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849 Resected Cystic Tumors of the Pancreas: A 25-Year Experience at a Large Academic Referral Center
*Nakul P Valsangkar, *Sarah P Thayer, *Cristina R Ferrone, *Jennifer A Wargo, Andrew L Warshaw, *Carlos Fernández-Del Castillo
Massachusetts General Hospital, Boston, MA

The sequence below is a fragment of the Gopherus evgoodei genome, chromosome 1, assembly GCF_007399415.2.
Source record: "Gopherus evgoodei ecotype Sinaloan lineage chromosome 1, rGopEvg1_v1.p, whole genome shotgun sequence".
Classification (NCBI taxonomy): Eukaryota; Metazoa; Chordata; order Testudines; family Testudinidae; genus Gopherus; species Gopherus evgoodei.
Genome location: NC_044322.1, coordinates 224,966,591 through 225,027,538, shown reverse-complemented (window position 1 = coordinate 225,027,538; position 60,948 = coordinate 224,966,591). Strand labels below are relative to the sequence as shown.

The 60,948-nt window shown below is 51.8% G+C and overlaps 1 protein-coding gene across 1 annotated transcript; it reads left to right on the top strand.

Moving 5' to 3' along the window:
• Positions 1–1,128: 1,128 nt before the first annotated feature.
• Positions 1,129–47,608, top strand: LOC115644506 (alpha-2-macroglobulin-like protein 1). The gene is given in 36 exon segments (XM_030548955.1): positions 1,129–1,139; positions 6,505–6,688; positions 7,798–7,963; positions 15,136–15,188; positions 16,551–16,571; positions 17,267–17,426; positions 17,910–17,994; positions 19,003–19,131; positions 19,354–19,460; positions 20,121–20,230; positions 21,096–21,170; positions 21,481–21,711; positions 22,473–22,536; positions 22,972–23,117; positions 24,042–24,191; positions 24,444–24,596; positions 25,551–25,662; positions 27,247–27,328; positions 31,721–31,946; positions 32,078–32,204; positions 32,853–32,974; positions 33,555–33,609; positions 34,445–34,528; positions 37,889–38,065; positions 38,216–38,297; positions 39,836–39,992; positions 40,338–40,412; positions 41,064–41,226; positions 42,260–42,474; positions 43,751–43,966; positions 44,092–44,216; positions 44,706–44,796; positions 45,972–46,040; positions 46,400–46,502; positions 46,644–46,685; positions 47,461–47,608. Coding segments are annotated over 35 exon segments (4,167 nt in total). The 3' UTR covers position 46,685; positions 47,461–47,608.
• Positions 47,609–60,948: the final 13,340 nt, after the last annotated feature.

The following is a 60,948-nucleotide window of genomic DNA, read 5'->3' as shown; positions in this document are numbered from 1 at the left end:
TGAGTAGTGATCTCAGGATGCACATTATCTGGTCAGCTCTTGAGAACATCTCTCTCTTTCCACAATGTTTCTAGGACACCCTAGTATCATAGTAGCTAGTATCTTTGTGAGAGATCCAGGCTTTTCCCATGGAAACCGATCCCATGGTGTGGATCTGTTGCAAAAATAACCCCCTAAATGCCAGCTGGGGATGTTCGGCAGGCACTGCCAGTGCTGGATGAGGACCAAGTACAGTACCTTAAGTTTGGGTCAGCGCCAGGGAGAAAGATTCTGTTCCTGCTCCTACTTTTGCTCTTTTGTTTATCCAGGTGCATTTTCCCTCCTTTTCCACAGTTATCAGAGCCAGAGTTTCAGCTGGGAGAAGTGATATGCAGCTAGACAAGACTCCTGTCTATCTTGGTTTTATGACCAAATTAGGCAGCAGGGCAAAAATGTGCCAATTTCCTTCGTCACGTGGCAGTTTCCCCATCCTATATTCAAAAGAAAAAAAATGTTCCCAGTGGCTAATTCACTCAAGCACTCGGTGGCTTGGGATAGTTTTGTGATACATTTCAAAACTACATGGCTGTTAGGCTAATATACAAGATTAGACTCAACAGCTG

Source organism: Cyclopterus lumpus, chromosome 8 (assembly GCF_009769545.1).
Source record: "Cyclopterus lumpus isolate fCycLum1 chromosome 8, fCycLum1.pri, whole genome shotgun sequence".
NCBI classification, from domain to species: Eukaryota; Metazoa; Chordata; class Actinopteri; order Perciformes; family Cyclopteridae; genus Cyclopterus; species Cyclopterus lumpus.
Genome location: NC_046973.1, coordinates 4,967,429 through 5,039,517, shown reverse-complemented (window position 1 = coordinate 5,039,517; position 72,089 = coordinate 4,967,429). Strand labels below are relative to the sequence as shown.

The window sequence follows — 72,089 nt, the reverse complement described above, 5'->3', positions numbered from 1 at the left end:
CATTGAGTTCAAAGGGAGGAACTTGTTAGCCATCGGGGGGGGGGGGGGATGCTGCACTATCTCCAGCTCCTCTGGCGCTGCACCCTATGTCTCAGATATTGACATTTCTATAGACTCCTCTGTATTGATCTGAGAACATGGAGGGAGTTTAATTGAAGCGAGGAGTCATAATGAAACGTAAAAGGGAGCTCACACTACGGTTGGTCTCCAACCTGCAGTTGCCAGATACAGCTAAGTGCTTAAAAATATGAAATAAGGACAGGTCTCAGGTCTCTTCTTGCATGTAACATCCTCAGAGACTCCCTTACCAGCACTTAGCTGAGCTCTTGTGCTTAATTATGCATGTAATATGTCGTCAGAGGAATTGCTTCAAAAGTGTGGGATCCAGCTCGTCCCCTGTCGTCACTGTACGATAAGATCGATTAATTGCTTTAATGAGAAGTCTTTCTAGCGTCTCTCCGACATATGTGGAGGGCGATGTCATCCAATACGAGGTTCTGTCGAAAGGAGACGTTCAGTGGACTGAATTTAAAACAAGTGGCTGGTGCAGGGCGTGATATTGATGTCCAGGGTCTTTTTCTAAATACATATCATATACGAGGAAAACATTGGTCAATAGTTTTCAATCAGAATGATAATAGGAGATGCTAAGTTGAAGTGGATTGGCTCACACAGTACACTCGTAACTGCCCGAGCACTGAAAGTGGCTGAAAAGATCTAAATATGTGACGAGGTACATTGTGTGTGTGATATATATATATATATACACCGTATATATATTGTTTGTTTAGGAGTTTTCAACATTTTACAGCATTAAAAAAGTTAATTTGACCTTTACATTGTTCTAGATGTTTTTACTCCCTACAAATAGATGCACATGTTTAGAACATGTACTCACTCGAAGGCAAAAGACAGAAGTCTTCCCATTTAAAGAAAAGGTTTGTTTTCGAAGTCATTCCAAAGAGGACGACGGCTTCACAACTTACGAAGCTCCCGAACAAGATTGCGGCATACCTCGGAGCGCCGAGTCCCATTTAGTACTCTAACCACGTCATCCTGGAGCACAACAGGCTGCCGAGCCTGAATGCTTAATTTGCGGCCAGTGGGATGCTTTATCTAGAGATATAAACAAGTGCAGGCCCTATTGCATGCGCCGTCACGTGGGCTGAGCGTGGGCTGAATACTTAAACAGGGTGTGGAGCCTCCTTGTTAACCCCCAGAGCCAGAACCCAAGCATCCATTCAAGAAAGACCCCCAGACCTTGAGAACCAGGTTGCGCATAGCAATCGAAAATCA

OBJECTIVE: To identify trends in cystic neoplasms of the pancreas. DESIGN: Case series from a retrospective database. SETTING: Academic referral hospital. PATIENTS: Eight hundred and forty nine consecutive patients resected for cystic tumors of the pancreas over a 25-year period. MAIN OUTCOME MEASURES: Demographics, tumor type, and survival analysis performed in five time periods, between 1985 and 2010. RESULTS: Seventy four percent of patients were female and mean age was 63 years. The most common pathological diagnoses were IPMN (38%), serous cystadenoma (17%), mucinous cystic neoplasm (17%), and cystic neuroendocrine neoplasm (6%). There was a stepwise increase in the number of resections across time periods (67 between 1985-1990; 269 between 2006-2010), with a parallel increase in the proportion of incidentally-discovered lesions (30 to 66 %). Diagnosis of IPMN was very uncommon in the first two time periods but predominated in the last two (45 and 69%), and cystic neuroendocrine tumors, which constituted 2% of the cystic tumors in the first time-period, now comprise 8% of pancreatic cystic neoplasms. The proportion of malignant tumors decreased significantly over time (53.5% between 1985-1995; 14% between 2006-2010), probably reflecting earlier diagnosis and treatment of pre-malignant neoplasms. Although operative mortality was minimal (2/849, 0.25%), the post-operative complication rate was 37%. Five-year survival for all mucinous lesions was 87%. CONCLUSIONS: Cystic tumors of the pancreas are being diagnosed and treated with increasing frequency. At present, most are incidentally-discovered IPMNs.
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